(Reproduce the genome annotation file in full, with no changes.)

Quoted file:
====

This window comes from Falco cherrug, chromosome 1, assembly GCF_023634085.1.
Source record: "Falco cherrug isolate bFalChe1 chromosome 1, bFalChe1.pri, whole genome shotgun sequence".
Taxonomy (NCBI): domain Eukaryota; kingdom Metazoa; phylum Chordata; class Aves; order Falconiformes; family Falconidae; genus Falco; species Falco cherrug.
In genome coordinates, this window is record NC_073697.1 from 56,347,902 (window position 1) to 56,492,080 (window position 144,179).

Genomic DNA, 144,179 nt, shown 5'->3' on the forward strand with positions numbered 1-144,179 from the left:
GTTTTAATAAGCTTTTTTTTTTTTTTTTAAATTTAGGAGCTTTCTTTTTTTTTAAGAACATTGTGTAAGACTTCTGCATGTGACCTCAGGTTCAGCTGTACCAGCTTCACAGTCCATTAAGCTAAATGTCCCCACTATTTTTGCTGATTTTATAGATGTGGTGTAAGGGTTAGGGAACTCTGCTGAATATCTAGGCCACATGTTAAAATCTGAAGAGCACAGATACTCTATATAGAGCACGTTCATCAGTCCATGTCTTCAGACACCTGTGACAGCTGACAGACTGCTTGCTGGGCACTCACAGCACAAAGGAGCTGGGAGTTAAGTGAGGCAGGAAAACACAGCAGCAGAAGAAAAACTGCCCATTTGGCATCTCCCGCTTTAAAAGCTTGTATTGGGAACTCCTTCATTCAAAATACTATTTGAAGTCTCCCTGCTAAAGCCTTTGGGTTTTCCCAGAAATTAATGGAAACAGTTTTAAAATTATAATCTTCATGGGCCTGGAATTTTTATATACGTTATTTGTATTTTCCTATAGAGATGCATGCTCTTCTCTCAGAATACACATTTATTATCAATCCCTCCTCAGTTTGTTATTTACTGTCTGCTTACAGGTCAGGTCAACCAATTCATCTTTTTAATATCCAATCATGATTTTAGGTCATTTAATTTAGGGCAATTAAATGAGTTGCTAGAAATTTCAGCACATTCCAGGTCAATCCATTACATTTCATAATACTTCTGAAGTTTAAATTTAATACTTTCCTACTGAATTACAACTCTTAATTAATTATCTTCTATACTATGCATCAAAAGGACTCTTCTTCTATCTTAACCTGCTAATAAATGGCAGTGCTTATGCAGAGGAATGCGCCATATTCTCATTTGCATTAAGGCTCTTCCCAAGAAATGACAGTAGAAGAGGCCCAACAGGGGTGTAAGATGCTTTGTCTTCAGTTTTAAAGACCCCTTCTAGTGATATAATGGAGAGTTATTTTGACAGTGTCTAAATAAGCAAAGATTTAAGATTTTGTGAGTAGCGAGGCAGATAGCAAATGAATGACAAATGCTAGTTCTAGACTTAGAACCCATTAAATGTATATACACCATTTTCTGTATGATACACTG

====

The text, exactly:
This window comes from Falco cherrug, chromosome 1, assembly GCF_023634085.1.
Source record: "Falco cherrug isolate bFalChe1 chromosome 1, bFalChe1.pri, whole genome shotgun sequence".
Taxonomy (NCBI): domain Eukaryota; kingdom Metazoa; phylum Chordata; class Aves; order Falconiformes; family Falconidae; genus Falco; species Falco cherrug.
In genome coordinates, this window is record NC_073697.1 from 56,347,902 (window position 1) to 56,492,080 (window position 144,179).

Genomic DNA, 144,179 nt, shown 5'->3' on the forward strand with positions numbered 1-144,179 from the left:
GTTTTAATAAGCTTTTTTTTTTTTTTTTAAATTTAGGAGCTTTCTTTTTTTTTAAGAACATTGTGTAAGACTTCTGCATGTGACCTCAGGTTCAGCTGTACCAGCTTCACAGTCCATTAAGCTAAATGTCCCCACTATTTTTGCTGATTTTATAGATGTGGTGTAAGGGTTAGGGAACTCTGCTGAATATCTAGGCCACATGTTAAAATCTGAAGAGCACAGATACTCTATATAGAGCACGTTCATCAGTCCATGTCTTCAGACACCTGTGACAGCTGACAGACTGCTTGCTGGGCACTCACAGCACAAAGGAGCTGGGAGTTAAGTGAGGCAGGAAAACACAGCAGCAGAAGAAAAACTGCCCATTTGGCATCTCCCGCTTTAAAAGCTTGTATTGGGAACTCCTTCATTCAAAATACTATTTGAAGTCTCCCTGCTAAAGCCTTTGGGTTTTCCCAGAAATTAATGGAAACAGTTTTAAAATTATAATCTTCATGGGCCTGGAATTTTTATATACGTTATTTGTATTTTCCTATAGAGATGCATGCTCTTCTCTCAGAATACACATTTATTATCAATCCCTCCTCAGTTTGTTATTTACTGTCTGCTTACAGGTCAGGTCAACCAATTCATCTTTTTAATATCCAATCATGATTTTAGGTCATTTAATTTAGGGCAATTAAATGAGTTGCTAGAAATTTCAGCACATTCCAGGTCAATCCATTACATTTCATAATACTTCTGAAGTTTAAATTTAATACTTTCCTACTGAATTACAACTCTTAATTAATTATCTTCTATACTATGCATCAAAAGGACTCTTCTTCTATCTTAACCTGCTAATAAATGGCAGTGCTTATGCAGAGGAATGCGCCATATTCTCATTTGCATTAAGGCTCTTCCCAAGAAATGACAGTAGAAGAGGCCCAACAGGGGTGTAAGATGCTTTGTCTTCAGTTTTAAAGACCCCTTCTAGTGATATAATGGAGAGTTATTTTGACAGTGTCTAAATAAGCAAAGATTTAAGATTTTGTGAGTAGCGAGGCAGATAGCAAATGAATGACAAATGCTAGTTCTAGACTTAGAACCCATTAAATGTATATACACCATTTTCTGTATGATACACTG